‘Mini scrubs’ project aims to open up health and social care jobs to schoolchildren – Northumbria Healthcare NHS Foundation Trust
To spark children’s curiosity and interest in working in health and social care, each primary, first and special school throughout Gateshead, Newcastle, North Tyneside and Northumberland will receive clinical-quality ‘mini scrubs’ during the Autumn 2022 term.
There are more than 350 different job roles under the umbrella of health and social care. The mini scrubs packs delivered to schools will feature 25 of them, helping to opening the eyes of young people to the wealth of jobs available, many of which are non-clinical.
Those interested in working in the sector could be doctors and nurses, but they could just as easily be porters, finance managers, gardeners, chefs, IT technicians or biomedical scientists, as well physiotherapists, psychologists or pharmacists.
Funded by Health Education England North East, it is hoped that the mini scrubs will support schools in the four council areas with their delivery of careers learning.
Ruth Auton, head of education, learning & organisational development at Northumbria Healthcare NHS Foundation Trust, said: “Education and widening participation are so important to us, forming part our trust-wide Community Promise, which is why we were delighted to be chosen to lead this project on behalf of health and social colleagues across the North of Tyne and Gateshead.
“The health and social care sector is so important to the North East not just in terms of the support it provides to our communities, but as an employer, so we’re really keen to showcase all of the opportunities that are available to our young people.”
Sarah Kilner, workforce lead with the North East and North Cumbria Integrated Care Board (ICB), added: “This is all part of us developing an ongoing relationship with our workforce of the next generation.
“We want to be here for our potential employees throughout their education through schemes like this for primary school children and then work experience, careers events and other activities to engage older students, as part of building that health and care family for the future.”
Schools will be receiving their mini scrubs, together with key information about the different job roles showcased, after the summer holidays, but pupils at Northburn Primary School in Cramlington carried out a trial this week.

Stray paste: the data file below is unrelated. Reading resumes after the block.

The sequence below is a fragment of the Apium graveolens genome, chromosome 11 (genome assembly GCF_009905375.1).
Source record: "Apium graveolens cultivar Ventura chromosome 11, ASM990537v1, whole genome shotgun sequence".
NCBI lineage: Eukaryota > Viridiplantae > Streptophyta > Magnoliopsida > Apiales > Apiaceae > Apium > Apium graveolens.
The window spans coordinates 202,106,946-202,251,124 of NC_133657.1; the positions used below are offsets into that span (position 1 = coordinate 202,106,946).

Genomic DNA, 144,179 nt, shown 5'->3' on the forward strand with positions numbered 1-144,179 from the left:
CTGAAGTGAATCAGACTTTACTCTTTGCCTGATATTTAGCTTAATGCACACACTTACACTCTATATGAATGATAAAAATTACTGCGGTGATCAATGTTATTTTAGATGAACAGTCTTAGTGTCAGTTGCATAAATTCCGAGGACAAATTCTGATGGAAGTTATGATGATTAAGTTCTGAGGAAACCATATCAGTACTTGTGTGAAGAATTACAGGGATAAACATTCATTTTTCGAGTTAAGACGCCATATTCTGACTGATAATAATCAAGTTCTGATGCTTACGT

STEM and science lead, Jill Nicholson, said: “I really like the idea of if you can see it, you can be it as that chimes with what we try to do with our students.
“Even at primary level opening their eyes to career opportunities that are available to them is a key part of the curriculum and we want to ensure that no child feels there are limitations to what the can do with their life.
“The class had a fantastic time using the scrubs and learning about health and care careers, with many of them discovering roles they didn’t know exist and wanting to learn more about how they can be part of the health and care sector when they’re older.”
Kehli Ellis, chief executive of North Tyneside Learning Trust, said: “We were excited to hear about this initiative and we’re looking forward to receiving our pack at the start of the next academic year and building our relationships with health and social care partners in the region.”
The scrubs are high-quality, hard-wearing replicas of those used by health and care staff, as they are produced in the Northumbria Healthcare Manufacturing and Innovation Hub.
The Seaton Delaval-based facility is on a trajectory to become the country-wide lead supplier of PPE for the health and social care sector following its creation through necessity at the start of the Covid-19 pandemic.
As well as seeking to ‘grow its own’ workforce, the region’s health and care partners work in collaboration to promote medical and dental training and jobs in the North East and North Cumbria through the Find Your Place initiative – https://www.nhsfindyourplace.co.uk/